UPDATE 1300 GMT: The Iranian rial has fallen about 8% on Sunday, and is close to the all-time low that it reached in July.
The rial started at 109,500:1 vs. the US dollar, but now is at 117,500:1 after dropping steadily through the day.
The currency reached a low point of 119,000:1 before Government measures brought a short-lived respite in its decline.
Meanwhile, the Iranian Parliament’s Research Center is forecasting a sharp downturn into recession.
The Center is projecting a recession with a GDP loss of between 3.8% and 5.5% in the next Iranian year from March 2019.
Iran’s economy grew 3.7% between March 2017 and March 2018.
In the less pessimistic scenario, the European Union cooperates with Iran despite US sanctions. Iran’s current oil exports of just over 2.1 million barrels per day fall by about 500,000 bpd. There is a 22% fall in vehicle manufacturing, a 2% to 5% drop in other industries, and metals and a 9% drop in imports.
Under the more pessimistic scenario, oil exports fall by almost half, with a 1 million bpd decline. There is a 45% drop in vehicle manufacturing, a 5% reduction in other industries, and an 18% drop in imports.
The head of Iran’s Central Bank has said that foreign reserves will not be used to prop up the collapsing currency.
Abdolnasser Hemmati, the new chief of the Central Bank, said on Saturday that reserves are the Islamic Republic’s “honor” and should not be used in “an economic war” with the US.
The statement complemented President Hassan Rouhani’s answer to MPs, in questioning last week, that he has ordered the Central Bank not to use oil revenues to support the Iranian rial.
The rial has fallen 60% this year against the US dollar, including 35% in a single weekend in July. At 45,000:1 in January — already a historic low — it sank to 119,000:1 before a series of Government measures and arrests of “economic corruptors” last month.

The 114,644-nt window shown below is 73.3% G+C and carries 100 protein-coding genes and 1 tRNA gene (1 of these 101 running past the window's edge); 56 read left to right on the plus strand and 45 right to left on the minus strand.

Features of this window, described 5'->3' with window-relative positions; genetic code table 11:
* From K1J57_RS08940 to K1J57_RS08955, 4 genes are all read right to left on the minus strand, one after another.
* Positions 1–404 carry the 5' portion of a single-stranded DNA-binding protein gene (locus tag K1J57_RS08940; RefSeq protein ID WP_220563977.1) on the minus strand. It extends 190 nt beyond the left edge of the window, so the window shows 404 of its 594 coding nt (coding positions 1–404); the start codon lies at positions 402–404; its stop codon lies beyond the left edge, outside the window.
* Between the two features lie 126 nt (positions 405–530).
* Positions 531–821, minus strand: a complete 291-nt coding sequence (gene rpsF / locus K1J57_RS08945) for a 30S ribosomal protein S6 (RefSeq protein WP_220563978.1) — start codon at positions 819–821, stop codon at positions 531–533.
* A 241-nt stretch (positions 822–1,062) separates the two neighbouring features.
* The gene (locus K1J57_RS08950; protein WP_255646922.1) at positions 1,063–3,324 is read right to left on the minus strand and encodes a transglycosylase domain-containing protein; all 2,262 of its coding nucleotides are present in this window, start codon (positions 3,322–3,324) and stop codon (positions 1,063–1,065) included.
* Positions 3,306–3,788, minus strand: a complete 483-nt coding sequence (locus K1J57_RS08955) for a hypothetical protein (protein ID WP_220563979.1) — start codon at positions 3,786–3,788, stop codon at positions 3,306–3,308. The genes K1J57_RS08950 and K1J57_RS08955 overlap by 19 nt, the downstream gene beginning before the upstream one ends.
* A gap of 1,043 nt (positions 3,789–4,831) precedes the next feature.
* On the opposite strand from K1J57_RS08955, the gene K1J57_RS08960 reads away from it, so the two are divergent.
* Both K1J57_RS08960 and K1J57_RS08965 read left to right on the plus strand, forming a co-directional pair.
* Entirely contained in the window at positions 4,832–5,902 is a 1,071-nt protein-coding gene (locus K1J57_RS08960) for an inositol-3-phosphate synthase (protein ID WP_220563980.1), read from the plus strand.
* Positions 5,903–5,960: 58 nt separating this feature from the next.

The rial briefly recovered to 95,000:1 but is falling again. On Sunday morning, it is at 114,000:1.
The Iranian economy is in crisis from a combination of long-term internal problems and expanding US sanctions. Production, investment, and trade are falling, and inflation — brought down by the Rouhani Government from more than 40% to single digits — is rising again, in part because of the currency devaluation.
President Rouhani is under pressure from hardliners over the crisis. He replaced the Central Bank head with Hemmati last month, and MPs have dismissed the Labor and Economy Ministers in recent weeks.
Hemmati said yesterday, “We should not live like rich kids” and use oil income to support the exchange rate. He hoped that non-oil revenues could provide relief.
The Central Bank head blamed the rial’s difficulties on “imbalance” in the banking sector and oversupply of money in the economy.
Trials of “Economic Corruptors” Begin
The regime has begun trials of “economic corruptors”, whom it blames — along with the foreign “enemy” — for the crisis.
A hearing for 13 managing directors began on Saturday in a special Tehran Revolutionary Court, set up by judiciary head Sadeq Larijani and approved by the Supreme Leader last month.
The directors are charged with importing mobile phones at the subsidized official exchange rate and then selling them at the much-higher open market rate.
The regime prosecutor said eight of the suspects made a profit of up to 1.3 trillion rials (about $31 million).
Last week, three other suspects were charged with similar crimes.
Revolutionary Court hearings are normally behind closed doors, but Larijani and the Supreme Court have ordered publicity for these proceeding. Ayatollah Khamenei has also commanded that there will be no appeals, except where the death penalty is imposed — punishments will be “carried out swiftly and justly”.
The former deputy head of the Central Bank is among those who have been arrested.